Buckle Back Up

When I was a kid, okay, far into my teenage years, I went to summer camp. YMCA Camp Jewel: Ranch Camp for two weeks with my best friend, Kallie, whom I’ve known since I was four. She’s one of those friends that I don’t remember not knowing—just for that reason alone she’s a keeper. But she’s pretty funny, weird and goofy too, so it works out well.

            Anyway, every year her Mom would drive us to the first day of camp and would slow the car wayyyy down so we could read the signs as we approached the entrance:


“Slow down”

“You’re moving way to fast”

“We’ve got to make”

“These moments last.”


Each line was on a different sign that was separated by about 30 feet. Kallie and I would literally be unbuckled trying to scoot the car faster so we could meet our councilor, bunkmates, and our horse for the next two weeks. (Mind you, we were really cool 15 year-olds.) Her Mom would be creeping along, going on and on about the signs, and how these next two weeks are going to “fly by,” blah blah blah get us to summer camp freedom!!

I get it now. I still find myself on the edge of my seat trying to scoot myself through to the next adventure, but now I’m consciously telling myself to slow [the effffff] down. I could get even more cliché and remind you (while reminding myself,) that “Life is a journey not a destination.” but that would be lame and predictable and typical expat-traveler talk.

As I wrap up my time in Kamphang Phet, Thailand and embark on a solo backpacking trip through Thailand, Vietnam and Cambodia I’m scared that I’m going to rush through it. That I’m going to be riding a motorbike up a mountain and be wondering what the beach is going to look like next week. Or be lying on the beach and thinking about my friends that I cannot wait to see when I land in Oregon in May—

My goal, my one and only goal for traveling these upcoming months is to slow down. I can talk a good talk about doing this, but I know that I will struggle. I know that this idea of taking it all in, not looking so far ahead that I forget where I am, is going to be extremely difficult for me. But this is a challenge that I’ve put myself in and will learn to sit back in my seat and read each sign, sing the song, look at the mountains and notice the sand between my toes.

Ass Crack Hour Before Dawn

I currently started waking up at 3:55am twice a week. Why the hell would you do that? You ask? Well, the YMCA in my town opens at 5am and I hold the key to turn on the lights and treadmills at 4:30am. It’s cold and foggy and nothing but 7-11 is open that early, or late, depending on how you look at it.  In the past if I was awake at 3:55am it’s because I had yet to go to bed, now I’m responsible for the opening shift twice a week! Coffee makes me less of a zombie, people watching keeps me going until noon every Monday and Wednesday.

I have been living in the Pacific North West for just over two months now. When I arrived I was in awe at all of the beautiful people here. Young, thirty-ish couples and families buying organic food at the Co-op, older people hiking further than me in the park, kids biking and walking to school with out complaint. This part of the country is just healthier than the east coast and the mid west.

Working at the Y has opened my eyes to the true effect of the PSW or at least the attitude of the people here. First I’ll describe my job after I turn on the lights and the machines at the ungodly hour of 4:30. I then unlock the doors at 5 and let the masses in! And by masses I mean the 60+ year olds waiting outside in the dark. The majority of people waiting for my turn of the key are retired men and women that are used to being up at the ass crack hour BEFORE dawn. These people greet me with my name, a smile and the weather report and then go on their way through the door to swim, lift and elipt the morning away before the sun peaks his head above the mountains.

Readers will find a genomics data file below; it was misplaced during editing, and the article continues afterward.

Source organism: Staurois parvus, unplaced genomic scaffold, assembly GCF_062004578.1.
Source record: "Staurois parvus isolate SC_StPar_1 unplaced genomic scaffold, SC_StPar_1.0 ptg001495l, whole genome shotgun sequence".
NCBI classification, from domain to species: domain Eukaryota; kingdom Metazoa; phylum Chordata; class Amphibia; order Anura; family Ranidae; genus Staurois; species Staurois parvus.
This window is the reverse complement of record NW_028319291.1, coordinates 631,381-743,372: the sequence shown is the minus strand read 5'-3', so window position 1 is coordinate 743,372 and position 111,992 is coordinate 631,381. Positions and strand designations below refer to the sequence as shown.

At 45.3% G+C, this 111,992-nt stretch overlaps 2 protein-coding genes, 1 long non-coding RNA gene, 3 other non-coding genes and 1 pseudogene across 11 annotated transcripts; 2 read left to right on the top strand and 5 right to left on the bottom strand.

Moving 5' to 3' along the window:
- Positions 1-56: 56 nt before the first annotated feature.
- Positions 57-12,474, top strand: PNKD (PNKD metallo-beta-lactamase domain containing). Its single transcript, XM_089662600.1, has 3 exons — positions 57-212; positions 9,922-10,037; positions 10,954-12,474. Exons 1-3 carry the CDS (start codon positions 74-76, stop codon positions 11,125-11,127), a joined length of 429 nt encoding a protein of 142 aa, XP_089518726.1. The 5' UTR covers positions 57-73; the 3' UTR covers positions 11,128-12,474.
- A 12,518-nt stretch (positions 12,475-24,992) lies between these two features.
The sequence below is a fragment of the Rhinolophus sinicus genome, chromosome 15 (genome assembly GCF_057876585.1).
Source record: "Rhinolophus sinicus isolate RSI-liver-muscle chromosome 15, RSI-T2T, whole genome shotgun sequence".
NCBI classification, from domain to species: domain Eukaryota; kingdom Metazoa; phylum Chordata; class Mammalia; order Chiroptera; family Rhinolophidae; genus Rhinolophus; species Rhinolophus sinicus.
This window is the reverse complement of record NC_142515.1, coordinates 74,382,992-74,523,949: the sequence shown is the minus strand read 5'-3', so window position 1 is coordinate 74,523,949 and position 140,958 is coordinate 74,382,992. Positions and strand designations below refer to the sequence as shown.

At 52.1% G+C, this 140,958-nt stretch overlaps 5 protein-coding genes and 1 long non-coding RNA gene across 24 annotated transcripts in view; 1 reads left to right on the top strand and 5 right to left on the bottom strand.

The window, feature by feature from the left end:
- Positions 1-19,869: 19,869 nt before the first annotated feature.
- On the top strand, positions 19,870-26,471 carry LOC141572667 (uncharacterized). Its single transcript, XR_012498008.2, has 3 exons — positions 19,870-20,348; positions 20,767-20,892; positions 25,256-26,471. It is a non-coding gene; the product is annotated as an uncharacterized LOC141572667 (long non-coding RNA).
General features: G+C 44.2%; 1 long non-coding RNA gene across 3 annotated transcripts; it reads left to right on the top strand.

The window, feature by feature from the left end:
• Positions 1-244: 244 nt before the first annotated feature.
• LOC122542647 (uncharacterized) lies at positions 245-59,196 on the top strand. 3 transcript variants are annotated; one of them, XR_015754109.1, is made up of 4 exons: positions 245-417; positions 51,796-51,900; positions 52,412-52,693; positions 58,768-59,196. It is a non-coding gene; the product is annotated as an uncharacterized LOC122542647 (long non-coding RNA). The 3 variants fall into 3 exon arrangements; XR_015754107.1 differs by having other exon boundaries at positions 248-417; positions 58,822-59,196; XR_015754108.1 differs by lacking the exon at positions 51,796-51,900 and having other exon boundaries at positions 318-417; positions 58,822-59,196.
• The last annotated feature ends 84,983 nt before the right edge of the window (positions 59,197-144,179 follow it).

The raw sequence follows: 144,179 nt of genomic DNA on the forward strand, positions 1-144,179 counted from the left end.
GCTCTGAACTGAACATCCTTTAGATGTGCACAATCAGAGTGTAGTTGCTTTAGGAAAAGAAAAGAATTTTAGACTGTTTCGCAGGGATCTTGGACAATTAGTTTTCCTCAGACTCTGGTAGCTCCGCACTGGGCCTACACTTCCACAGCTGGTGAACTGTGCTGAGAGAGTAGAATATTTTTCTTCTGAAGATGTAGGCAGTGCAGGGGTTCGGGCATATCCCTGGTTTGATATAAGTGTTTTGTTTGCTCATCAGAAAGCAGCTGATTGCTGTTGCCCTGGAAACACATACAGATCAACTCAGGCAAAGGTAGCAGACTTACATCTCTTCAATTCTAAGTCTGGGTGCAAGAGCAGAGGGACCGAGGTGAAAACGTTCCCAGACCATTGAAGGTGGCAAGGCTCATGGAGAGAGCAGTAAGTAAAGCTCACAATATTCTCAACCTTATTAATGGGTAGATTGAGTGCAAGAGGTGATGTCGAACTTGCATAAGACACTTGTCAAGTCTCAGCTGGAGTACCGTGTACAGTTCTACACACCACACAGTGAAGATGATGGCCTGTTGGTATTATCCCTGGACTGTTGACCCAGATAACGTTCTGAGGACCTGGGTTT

I’m forced to think about my family back in the eastern part of the country while I’m meeting all these people out west. I see elderly men and women the same age or older than my grandparents looking young and sprightly! Up early, being social and active. I compare and contrast the 50 some things to my parents who are both active, but live further east. My mother in the Midwest with stresses of Yacht Club meetings, Christmas parties and her marketing job; working out and being outside become low man on the totem pole when life gets thrown at her. My Dad who is a recent Colorado resident has stresses of a new job, moving, meeting people; he’s bombarded all day and going for a hike isn’t high up on priorities.

As the morning carries on the age group varies to young high school boys, to 40 some business people, to octogenarians that resemble people my parent’s age! There’s a woman that comes every time I work and when she scans her membership card I have to double check every time, her age claims she’s 94—she looks about 62, a 62 year old that looks good!

I scare myself some times. As I’m sitting at the desk trying to keep my eyes open and brain active beautiful men and women come in and I play a game with myself. The game is ‘guess their age!’ Most of time I find myself oddly attracted to the men that look 30 but are actually 45 year olds that just look so youthful, (don’t worry Mother, I’m not going there.)

I can only attribute this amazing beauty and youthful look to the air, the mountains and the amazingly active lifestyle people in the PNW maintain all their lives. I think people here in Oregon make vitamin D intake precedence. Sunshine is not a luxury but a necessity in their daily lives.

Seeing these people and constantly being surprised by their age is inspiring me to explore, constantly push myself physically, mentally and hope that when I’m 34 I’ll look 24, when I’m 64 I’ll look 56, when I’m 86 I’ll look 72! We can only hope, right?